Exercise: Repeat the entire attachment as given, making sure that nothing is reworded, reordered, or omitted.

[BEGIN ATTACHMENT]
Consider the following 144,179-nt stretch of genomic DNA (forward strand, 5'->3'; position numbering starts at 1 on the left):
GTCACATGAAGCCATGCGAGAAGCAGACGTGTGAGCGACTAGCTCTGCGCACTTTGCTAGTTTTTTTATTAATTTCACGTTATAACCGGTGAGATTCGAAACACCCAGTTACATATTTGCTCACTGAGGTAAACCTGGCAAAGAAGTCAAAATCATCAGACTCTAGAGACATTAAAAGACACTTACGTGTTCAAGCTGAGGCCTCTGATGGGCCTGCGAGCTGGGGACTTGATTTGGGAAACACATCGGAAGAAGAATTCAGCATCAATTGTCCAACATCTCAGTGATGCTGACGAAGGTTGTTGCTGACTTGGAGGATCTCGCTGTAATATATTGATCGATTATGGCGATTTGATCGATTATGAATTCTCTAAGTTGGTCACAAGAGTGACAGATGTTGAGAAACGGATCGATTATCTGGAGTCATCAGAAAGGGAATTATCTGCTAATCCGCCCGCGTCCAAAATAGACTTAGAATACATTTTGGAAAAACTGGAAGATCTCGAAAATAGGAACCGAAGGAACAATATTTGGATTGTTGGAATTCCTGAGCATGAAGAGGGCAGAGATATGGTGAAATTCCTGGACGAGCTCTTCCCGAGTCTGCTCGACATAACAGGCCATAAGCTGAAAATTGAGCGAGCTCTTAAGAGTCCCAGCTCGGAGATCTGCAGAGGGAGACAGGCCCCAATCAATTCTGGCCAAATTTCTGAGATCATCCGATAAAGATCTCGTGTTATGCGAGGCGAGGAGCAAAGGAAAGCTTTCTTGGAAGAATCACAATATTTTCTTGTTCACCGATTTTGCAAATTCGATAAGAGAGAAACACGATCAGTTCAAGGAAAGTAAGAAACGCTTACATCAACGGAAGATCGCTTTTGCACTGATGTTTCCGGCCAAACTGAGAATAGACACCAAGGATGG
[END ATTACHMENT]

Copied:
Consider the following 144,179-nt stretch of genomic DNA (forward strand, 5'->3'; position numbering starts at 1 on the left):
GTCACATGAAGCCATGCGAGAAGCAGACGTGTGAGCGACTAGCTCTGCGCACTTTGCTAGTTTTTTTATTAATTTCACGTTATAACCGGTGAGATTCGAAACACCCAGTTACATATTTGCTCACTGAGGTAAACCTGGCAAAGAAGTCAAAATCATCAGACTCTAGAGACATTAAAAGACACTTACGTGTTCAAGCTGAGGCCTCTGATGGGCCTGCGAGCTGGGGACTTGATTTGGGAAACACATCGGAAGAAGAATTCAGCATCAATTGTCCAACATCTCAGTGATGCTGACGAAGGTTGTTGCTGACTTGGAGGATCTCGCTGTAATATATTGATCGATTATGGCGATTTGATCGATTATGAATTCTCTAAGTTGGTCACAAGAGTGACAGATGTTGAGAAACGGATCGATTATCTGGAGTCATCAGAAAGGGAATTATCTGCTAATCCGCCCGCGTCCAAAATAGACTTAGAATACATTTTGGAAAAACTGGAAGATCTCGAAAATAGGAACCGAAGGAACAATATTTGGATTGTTGGAATTCCTGAGCATGAAGAGGGCAGAGATATGGTGAAATTCCTGGACGAGCTCTTCCCGAGTCTGCTCGACATAACAGGCCATAAGCTGAAAATTGAGCGAGCTCTTAAGAGTCCCAGCTCGGAGATCTGCAGAGGGAGACAGGCCCCAATCAATTCTGGCCAAATTTCTGAGATCATCCGATAAAGATCTCGTGTTATGCGAGGCGAGGAGCAAAGGAAAGCTTTCTTGGAAGAATCACAATATTTTCTTGTTCACCGATTTTGCAAATTCGATAAGAGAGAAACACGATCAGTTCAAGGAAAGTAAGAAACGCTTACATCAACGGAAGATCGCTTTTGCACTGATGTTTCCGGCCAAACTGAGAATAGACACCAAGGATGG